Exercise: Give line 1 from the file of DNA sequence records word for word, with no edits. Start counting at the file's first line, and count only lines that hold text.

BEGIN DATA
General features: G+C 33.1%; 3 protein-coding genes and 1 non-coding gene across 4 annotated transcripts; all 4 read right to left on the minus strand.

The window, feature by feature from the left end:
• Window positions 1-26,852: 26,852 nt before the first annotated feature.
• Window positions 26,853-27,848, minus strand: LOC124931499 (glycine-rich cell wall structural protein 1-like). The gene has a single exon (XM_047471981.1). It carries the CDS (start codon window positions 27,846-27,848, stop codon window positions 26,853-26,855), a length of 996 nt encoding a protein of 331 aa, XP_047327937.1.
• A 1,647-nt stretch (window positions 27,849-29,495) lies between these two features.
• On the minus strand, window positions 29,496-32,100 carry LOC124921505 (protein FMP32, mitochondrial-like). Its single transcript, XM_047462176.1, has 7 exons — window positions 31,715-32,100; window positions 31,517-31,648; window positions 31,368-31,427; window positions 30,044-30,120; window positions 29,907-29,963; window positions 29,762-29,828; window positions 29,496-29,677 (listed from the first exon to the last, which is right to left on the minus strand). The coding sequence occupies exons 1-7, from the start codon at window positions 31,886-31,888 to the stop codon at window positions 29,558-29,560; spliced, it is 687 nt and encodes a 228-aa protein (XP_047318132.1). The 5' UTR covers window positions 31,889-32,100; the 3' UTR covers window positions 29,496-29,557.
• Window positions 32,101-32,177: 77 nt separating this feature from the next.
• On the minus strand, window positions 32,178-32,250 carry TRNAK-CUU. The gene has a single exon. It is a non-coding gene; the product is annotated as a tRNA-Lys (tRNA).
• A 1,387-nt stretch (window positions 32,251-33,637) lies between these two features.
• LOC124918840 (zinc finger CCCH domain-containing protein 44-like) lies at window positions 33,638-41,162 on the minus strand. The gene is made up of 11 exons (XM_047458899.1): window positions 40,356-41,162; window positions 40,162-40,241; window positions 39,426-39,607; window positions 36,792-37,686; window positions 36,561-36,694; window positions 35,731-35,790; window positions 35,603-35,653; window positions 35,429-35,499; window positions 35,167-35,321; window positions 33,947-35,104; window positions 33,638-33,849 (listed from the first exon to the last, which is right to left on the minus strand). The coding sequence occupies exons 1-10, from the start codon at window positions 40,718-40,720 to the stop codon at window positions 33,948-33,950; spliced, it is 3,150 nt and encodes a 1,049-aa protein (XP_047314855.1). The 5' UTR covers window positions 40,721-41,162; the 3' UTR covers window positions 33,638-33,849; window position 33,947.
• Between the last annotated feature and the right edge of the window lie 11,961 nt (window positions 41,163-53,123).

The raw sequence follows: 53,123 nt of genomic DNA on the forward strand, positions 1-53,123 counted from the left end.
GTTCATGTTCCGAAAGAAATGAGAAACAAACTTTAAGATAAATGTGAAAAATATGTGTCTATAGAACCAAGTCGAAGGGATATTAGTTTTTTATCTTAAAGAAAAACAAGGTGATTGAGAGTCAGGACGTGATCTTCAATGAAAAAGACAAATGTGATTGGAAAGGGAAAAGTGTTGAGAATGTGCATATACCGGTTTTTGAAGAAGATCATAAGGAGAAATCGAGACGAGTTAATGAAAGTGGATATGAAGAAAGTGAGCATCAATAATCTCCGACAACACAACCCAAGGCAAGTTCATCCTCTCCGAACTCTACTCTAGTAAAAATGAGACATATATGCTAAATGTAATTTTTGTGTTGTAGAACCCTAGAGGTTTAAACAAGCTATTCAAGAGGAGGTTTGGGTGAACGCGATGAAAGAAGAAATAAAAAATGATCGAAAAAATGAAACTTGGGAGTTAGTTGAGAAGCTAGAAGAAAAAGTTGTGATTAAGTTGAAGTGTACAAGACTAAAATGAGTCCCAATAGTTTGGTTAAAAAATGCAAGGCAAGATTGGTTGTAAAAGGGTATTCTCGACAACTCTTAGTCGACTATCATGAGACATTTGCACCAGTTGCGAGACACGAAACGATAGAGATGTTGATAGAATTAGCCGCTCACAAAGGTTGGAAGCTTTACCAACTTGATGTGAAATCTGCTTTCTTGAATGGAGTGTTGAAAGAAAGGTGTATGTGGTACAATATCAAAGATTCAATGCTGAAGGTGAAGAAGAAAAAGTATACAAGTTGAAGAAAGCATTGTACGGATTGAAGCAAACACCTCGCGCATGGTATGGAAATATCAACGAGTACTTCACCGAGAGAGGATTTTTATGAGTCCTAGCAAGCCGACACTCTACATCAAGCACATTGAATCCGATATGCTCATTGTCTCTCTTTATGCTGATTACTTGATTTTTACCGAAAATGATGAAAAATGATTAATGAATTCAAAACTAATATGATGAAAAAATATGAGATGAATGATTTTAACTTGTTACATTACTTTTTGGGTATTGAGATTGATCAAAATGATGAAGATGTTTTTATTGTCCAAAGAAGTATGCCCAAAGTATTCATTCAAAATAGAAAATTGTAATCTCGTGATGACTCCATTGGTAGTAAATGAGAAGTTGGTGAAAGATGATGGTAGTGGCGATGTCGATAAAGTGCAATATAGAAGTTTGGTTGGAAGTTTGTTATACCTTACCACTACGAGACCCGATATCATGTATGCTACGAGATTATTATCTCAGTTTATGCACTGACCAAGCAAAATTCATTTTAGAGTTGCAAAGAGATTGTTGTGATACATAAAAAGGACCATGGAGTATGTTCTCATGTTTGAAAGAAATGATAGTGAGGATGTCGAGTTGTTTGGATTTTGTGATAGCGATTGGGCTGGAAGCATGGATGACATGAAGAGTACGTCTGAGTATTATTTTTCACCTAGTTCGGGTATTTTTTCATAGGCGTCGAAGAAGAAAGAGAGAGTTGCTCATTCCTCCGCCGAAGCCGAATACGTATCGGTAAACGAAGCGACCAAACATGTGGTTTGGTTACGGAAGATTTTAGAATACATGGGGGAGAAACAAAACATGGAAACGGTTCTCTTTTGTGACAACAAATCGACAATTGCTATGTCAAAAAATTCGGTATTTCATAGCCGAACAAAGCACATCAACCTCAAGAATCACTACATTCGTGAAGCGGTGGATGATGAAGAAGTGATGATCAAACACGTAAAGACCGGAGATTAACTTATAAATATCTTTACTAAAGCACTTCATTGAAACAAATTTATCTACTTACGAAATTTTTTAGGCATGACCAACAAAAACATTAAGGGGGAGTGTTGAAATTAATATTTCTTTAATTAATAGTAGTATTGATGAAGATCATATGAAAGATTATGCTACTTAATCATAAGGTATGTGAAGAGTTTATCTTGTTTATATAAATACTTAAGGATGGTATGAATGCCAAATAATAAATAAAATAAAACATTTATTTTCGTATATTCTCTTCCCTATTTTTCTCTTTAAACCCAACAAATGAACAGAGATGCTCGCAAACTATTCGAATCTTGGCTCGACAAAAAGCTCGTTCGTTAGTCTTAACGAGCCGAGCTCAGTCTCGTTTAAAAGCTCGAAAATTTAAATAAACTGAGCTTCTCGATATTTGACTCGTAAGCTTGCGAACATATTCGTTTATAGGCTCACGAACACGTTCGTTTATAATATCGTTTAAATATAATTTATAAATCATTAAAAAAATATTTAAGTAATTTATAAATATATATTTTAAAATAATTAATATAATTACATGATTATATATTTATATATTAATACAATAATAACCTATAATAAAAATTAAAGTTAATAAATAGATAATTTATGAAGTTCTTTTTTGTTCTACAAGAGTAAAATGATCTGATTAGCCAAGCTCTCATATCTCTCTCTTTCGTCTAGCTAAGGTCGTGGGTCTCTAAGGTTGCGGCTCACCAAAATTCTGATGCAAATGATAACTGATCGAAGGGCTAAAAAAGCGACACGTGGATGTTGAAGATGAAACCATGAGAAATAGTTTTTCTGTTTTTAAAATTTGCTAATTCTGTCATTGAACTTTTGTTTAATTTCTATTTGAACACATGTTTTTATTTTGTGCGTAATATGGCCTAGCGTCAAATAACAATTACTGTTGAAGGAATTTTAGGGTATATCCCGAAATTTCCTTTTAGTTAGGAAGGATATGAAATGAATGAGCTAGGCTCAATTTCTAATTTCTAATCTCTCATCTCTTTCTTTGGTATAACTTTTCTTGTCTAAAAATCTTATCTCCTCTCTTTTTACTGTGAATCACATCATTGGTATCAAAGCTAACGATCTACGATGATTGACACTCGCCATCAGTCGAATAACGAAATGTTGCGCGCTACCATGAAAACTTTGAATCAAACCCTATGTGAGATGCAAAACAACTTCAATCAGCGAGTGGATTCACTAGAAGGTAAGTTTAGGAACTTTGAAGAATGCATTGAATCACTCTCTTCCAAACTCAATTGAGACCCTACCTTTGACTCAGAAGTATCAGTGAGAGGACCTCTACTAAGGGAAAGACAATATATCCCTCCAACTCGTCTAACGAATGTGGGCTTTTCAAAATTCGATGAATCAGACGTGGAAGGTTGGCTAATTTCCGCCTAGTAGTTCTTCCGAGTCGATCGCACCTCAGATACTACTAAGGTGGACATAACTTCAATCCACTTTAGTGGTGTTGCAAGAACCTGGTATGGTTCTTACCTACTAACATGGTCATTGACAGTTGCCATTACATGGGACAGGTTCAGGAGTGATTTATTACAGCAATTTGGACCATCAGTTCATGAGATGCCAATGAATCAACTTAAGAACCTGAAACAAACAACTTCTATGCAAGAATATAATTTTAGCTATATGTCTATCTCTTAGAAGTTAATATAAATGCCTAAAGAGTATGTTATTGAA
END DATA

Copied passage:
General features: G+C 33.1%; 3 protein-coding genes and 1 non-coding gene across 4 annotated transcripts; all 4 read right to left on the minus strand.